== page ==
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07/10/2019 04:30pm

Street Vending Act, 2014 is still on papers: NASVI

image Street Vending Act, 2014 is still on papers: NASVI

New Delhi, Oct 7 (KNN) National Association of Street Vendors of India (NASVI) President Arvind Singh has alleged that the Street Vending Act, 2014, which provides legal protection to street vendors and hawkers is still on papers rather than to be implemented on ground.

While speaking to KNN India over the security of street vendors during the festive season, Singh said, "It is still on papers, completely on papers. As per the act, the eviction is not allowed till the time Town Vending Committee (TVC) is not formed to conduct  survey  and accordingly gives out the licences to the vendors but these things are not being followed.''

''Municipalities, police and other bodies often target these vendors in several areas and evict them thinking of them being incompetent. They often ask for money (Hafta) or take away the items for free showing their strength to them with no legal sanction. Despite having such a great act, if these things are taking place, then it’s of no use,'' he alleged.

Commenting on the recent announcement by Delhi Chief Minister Arvind Kejriwal to implement the Street Vending Act, 2014, NASVI president pointed out that why after the five years of the introduction of the act and .i.e. also when the elections are around.

''Delhi CM's recent announcement to implement street vendors act and setting up twenty-eight town vending committees, each having 30 members, why these things are taking place when the elections are around, he asked adding that since the introduction of act, vendors condition hasn't been improved, of course, it improved on paper which informs about various rights exercised by vendors,'' he further said.

On being asked that what steps are being taken from NASVI to educate vendors about the act and their rights, Singh said,'' Most of them have a clear idea about the street vending act but we, from our end, keep organising  training camps regularly to inform them about this act, and apart from this we also ask them to maintain basic hygiene so that they can easily able to attract more customers.''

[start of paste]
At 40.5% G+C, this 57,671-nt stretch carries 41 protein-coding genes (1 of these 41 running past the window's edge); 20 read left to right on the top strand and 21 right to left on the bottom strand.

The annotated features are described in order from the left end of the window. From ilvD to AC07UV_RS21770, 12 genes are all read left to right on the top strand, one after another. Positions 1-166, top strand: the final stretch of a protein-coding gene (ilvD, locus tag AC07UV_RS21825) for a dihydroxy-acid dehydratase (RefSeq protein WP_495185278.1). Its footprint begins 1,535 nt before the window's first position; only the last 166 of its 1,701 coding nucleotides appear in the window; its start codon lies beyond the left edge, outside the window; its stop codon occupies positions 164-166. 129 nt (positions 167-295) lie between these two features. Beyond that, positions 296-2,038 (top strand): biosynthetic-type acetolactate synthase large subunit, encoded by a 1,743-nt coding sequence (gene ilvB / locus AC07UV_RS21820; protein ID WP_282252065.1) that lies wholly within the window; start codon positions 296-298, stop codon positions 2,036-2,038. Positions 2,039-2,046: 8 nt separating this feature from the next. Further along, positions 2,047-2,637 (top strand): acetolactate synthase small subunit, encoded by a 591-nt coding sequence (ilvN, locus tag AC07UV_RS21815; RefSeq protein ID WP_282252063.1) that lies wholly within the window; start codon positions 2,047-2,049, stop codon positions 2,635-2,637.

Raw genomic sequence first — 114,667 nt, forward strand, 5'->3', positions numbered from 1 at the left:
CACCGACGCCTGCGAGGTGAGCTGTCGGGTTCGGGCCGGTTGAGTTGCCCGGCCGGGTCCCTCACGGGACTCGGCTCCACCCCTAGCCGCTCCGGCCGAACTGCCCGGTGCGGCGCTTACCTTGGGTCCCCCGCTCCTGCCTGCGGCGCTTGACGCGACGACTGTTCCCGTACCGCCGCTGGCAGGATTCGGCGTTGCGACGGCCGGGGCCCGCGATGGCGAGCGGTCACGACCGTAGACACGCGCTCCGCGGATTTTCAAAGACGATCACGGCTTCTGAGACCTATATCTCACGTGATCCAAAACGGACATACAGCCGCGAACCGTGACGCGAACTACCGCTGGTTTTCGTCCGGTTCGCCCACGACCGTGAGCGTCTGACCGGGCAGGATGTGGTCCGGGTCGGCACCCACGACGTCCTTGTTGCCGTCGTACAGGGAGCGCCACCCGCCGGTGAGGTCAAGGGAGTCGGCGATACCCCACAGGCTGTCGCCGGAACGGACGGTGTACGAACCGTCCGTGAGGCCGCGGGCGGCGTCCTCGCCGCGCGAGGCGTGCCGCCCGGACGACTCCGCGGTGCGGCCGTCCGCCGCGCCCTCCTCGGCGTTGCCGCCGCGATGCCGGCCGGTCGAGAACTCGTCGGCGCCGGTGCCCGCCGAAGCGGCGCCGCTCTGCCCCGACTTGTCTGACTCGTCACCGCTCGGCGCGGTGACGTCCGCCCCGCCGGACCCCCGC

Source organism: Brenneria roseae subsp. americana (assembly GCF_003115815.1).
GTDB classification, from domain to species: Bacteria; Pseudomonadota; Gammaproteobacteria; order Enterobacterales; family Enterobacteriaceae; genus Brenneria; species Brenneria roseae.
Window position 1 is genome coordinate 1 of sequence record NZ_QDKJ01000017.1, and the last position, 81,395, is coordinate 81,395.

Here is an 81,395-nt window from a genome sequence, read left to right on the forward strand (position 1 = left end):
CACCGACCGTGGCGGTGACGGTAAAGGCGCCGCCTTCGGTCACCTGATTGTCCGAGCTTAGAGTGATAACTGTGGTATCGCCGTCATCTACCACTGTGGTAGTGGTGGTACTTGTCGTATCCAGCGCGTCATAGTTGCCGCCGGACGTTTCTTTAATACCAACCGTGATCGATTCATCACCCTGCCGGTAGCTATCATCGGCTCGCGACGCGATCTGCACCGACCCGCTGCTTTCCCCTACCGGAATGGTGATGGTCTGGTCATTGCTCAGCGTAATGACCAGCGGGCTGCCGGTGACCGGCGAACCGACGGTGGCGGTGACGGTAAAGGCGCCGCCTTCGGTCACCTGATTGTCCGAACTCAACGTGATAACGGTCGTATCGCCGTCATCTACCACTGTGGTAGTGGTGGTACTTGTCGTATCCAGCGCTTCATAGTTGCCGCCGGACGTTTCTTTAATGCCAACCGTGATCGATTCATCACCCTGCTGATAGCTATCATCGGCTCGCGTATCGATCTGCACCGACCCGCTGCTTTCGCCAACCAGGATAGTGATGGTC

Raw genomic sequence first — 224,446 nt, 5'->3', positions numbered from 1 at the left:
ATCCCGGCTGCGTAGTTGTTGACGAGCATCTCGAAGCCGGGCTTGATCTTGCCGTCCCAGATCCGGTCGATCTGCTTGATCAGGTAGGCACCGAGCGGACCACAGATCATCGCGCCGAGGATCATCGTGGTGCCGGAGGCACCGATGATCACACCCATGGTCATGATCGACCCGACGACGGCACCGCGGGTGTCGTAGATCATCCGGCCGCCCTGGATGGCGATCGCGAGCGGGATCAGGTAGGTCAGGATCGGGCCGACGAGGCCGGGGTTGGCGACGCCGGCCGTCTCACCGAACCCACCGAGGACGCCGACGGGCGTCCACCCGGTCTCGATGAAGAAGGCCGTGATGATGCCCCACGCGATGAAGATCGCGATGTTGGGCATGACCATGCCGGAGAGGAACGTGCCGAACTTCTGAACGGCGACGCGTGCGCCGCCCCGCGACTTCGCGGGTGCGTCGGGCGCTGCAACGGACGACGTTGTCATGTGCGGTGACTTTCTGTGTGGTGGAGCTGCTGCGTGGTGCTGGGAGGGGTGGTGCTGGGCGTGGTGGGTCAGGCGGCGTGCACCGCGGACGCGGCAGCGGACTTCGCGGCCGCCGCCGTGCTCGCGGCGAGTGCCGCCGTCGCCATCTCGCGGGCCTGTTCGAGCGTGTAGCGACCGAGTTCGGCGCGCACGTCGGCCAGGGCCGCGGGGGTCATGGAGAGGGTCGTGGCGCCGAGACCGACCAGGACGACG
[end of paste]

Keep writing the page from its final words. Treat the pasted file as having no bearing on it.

''Lot of vendors are also a part of TVC members,'' he added.

Street Vendors Act, 2014 is an Act of the Parliament of India enacted to regulate street vendors in public areas and protect their rights. However, since its inception is still on paper.

In September, Kejriwal announced the national capital will soon become the "first state" to implement the Street Vending Act, 2014, to provide legal protection to street vendors and hawkers.

"Delhi will become the first state to implement the Act. Under it, town vending committees have been set up and a notification has been issued," he said.

Twenty-eight town vending committees have been set up, each having 30 members.

Twelve members have been elected from among street vendors and hawkers. The rest are officials who have been nominated, he said.

The civic bodies were asked to conduct a survey of vendors through their respective town vending committees.

After the survey is completed, street vendors will be given certificates and thereafter, licenses bearing the name of the owner, address and the place of vending, Kejriwal said. 

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